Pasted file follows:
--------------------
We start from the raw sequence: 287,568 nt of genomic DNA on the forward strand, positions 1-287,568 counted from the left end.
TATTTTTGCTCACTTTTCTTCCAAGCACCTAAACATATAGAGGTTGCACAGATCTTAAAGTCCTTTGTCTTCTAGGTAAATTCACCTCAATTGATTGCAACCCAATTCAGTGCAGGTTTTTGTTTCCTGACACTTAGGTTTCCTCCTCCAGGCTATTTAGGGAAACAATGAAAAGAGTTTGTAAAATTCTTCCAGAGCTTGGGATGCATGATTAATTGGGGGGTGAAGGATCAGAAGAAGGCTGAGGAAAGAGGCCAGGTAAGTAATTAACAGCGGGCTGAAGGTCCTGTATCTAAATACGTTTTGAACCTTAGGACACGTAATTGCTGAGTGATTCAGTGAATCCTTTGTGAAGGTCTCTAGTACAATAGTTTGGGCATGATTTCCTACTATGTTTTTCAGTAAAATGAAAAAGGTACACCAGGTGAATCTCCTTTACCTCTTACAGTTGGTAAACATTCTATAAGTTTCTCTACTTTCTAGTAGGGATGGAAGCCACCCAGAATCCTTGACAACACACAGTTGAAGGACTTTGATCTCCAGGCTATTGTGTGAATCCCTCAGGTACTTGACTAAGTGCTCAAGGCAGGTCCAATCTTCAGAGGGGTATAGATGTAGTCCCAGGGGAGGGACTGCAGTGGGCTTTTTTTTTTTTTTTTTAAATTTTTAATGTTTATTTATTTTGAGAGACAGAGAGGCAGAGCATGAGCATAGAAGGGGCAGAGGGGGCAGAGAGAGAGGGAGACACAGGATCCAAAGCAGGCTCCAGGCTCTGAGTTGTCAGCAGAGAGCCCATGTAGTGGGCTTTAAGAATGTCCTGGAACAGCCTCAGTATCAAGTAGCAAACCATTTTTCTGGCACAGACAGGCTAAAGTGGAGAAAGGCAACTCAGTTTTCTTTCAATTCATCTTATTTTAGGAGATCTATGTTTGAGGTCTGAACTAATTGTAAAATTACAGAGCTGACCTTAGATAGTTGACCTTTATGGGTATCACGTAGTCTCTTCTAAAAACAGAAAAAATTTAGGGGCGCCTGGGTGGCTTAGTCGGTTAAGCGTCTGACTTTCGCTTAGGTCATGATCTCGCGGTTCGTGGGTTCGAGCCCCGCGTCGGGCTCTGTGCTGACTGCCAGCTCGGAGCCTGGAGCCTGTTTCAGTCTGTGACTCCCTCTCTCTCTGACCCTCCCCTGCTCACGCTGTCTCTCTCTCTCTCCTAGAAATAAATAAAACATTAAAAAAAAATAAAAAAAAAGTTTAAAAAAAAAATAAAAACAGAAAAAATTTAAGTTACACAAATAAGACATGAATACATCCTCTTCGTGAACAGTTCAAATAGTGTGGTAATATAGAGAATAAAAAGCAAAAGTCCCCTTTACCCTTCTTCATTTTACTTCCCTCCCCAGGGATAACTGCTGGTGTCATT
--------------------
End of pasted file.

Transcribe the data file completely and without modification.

We start from the raw sequence: 287,568 nt of genomic DNA on the forward strand, positions 1-287,568 counted from the left end.
TATTTTTGCTCACTTTTCTTCCAAGCACCTAAACATATAGAGGTTGCACAGATCTTAAAGTCCTTTGTCTTCTAGGTAAATTCACCTCAATTGATTGCAACCCAATTCAGTGCAGGTTTTTGTTTCCTGACACTTAGGTTTCCTCCTCCAGGCTATTTAGGGAAACAATGAAAAGAGTTTGTAAAATTCTTCCAGAGCTTGGGATGCATGATTAATTGGGGGGTGAAGGATCAGAAGAAGGCTGAGGAAAGAGGCCAGGTAAGTAATTAACAGCGGGCTGAAGGTCCTGTATCTAAATACGTTTTGAACCTTAGGACACGTAATTGCTGAGTGATTCAGTGAATCCTTTGTGAAGGTCTCTAGTACAATAGTTTGGGCATGATTTCCTACTATGTTTTTCAGTAAAATGAAAAAGGTACACCAGGTGAATCTCCTTTACCTCTTACAGTTGGTAAACATTCTATAAGTTTCTCTACTTTCTAGTAGGGATGGAAGCCACCCAGAATCCTTGACAACACACAGTTGAAGGACTTTGATCTCCAGGCTATTGTGTGAATCCCTCAGGTACTTGACTAAGTGCTCAAGGCAGGTCCAATCTTCAGAGGGGTATAGATGTAGTCCCAGGGGAGGGACTGCAGTGGGCTTTTTTTTTTTTTTTTTAAATTTTTAATGTTTATTTATTTTGAGAGACAGAGAGGCAGAGCATGAGCATAGAAGGGGCAGAGGGGGCAGAGAGAGAGGGAGACACAGGATCCAAAGCAGGCTCCAGGCTCTGAGTTGTCAGCAGAGAGCCCATGTAGTGGGCTTTAAGAATGTCCTGGAACAGCCTCAGTATCAAGTAGCAAACCATTTTTCTGGCACAGACAGGCTAAAGTGGAGAAAGGCAACTCAGTTTTCTTTCAATTCATCTTATTTTAGGAGATCTATGTTTGAGGTCTGAACTAATTGTAAAATTACAGAGCTGACCTTAGATAGTTGACCTTTATGGGTATCACGTAGTCTCTTCTAAAAACAGAAAAAATTTAGGGGCGCCTGGGTGGCTTAGTCGGTTAAGCGTCTGACTTTCGCTTAGGTCATGATCTCGCGGTTCGTGGGTTCGAGCCCCGCGTCGGGCTCTGTGCTGACTGCCAGCTCGGAGCCTGGAGCCTGTTTCAGTCTGTGACTCCCTCTCTCTCTGACCCTCCCCTGCTCACGCTGTCTCTCTCTCTCTCCTAGAAATAAATAAAACATTAAAAAAAAATAAAAAAAAAGTTTAAAAAAAAAATAAAAACAGAAAAAATTTAAGTTACACAAATAAGACATGAATACATCCTCTTCGTGAACAGTTCAAATAGTGTGGTAATATAGAGAATAAAAAGCAAAAGTCCCCTTTACCCTTCTTCATTTTACTTCCCTCCCCAGGGATAACTGCTGGTGTCATT